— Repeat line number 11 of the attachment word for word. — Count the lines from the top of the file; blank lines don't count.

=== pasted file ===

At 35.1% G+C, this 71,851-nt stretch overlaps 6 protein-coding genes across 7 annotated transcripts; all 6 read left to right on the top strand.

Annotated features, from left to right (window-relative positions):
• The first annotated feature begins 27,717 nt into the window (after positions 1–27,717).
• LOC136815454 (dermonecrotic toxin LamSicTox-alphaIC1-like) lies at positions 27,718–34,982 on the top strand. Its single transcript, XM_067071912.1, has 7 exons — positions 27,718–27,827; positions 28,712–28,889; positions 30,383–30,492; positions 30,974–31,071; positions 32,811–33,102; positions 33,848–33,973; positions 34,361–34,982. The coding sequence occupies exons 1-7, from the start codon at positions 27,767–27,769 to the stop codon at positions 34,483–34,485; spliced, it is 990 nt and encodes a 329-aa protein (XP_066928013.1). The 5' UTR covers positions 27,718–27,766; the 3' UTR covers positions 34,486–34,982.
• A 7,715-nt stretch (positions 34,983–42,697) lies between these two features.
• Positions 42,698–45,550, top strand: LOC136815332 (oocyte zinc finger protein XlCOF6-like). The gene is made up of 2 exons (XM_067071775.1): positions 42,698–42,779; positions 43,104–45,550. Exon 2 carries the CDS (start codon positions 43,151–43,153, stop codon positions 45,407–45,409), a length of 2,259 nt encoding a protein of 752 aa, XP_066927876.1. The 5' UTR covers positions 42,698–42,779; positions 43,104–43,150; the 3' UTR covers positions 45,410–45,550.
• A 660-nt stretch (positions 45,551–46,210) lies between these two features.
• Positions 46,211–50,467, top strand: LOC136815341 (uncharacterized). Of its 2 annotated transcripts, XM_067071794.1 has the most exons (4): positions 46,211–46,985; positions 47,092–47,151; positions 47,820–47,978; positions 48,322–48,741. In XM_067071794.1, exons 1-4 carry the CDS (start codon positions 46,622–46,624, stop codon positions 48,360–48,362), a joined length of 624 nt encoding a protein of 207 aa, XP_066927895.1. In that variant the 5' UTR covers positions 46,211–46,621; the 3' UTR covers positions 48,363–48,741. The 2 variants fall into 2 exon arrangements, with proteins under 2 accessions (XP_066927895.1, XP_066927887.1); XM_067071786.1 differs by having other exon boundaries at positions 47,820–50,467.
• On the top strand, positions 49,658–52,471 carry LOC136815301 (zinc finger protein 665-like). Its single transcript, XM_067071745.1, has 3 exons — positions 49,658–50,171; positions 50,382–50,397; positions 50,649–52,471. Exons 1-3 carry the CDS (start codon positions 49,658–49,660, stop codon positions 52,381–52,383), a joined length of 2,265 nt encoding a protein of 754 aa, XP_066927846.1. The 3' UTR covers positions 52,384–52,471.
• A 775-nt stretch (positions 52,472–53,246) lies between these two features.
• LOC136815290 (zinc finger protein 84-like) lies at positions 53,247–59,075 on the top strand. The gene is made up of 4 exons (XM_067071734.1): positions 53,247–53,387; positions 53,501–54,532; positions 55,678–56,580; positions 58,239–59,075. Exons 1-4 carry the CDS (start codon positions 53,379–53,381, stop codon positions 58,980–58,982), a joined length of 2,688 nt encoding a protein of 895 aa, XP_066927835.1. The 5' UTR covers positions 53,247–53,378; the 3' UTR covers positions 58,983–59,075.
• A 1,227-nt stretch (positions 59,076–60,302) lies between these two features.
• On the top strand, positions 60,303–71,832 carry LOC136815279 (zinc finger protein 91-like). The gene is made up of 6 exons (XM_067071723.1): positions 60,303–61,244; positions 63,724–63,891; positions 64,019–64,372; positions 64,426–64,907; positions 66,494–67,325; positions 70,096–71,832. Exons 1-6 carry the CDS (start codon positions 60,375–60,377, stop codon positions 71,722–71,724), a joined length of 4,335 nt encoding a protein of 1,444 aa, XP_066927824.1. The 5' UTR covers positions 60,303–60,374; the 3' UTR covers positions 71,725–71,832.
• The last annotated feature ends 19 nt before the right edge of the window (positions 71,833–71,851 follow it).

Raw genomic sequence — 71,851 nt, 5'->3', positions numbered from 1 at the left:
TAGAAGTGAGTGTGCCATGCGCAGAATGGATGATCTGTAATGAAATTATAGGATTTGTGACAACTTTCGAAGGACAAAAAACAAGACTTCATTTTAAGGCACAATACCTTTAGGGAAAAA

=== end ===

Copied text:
• LOC136815290 (zinc finger protein 84-like) lies at positions 53,247–59,075 on the top strand. The gene is made up of 4 exons (XM_067071734.1): positions 53,247–53,387; positions 53,501–54,532; positions 55,678–56,580; positions 58,239–59,075. Exons 1-4 carry the CDS (start codon positions 53,379–53,381, stop codon positions 58,980–58,982), a joined length of 2,688 nt encoding a protein of 895 aa, XP_066927835.1. The 5' UTR covers positions 53,247–53,378; the 3' UTR covers positions 58,983–59,075.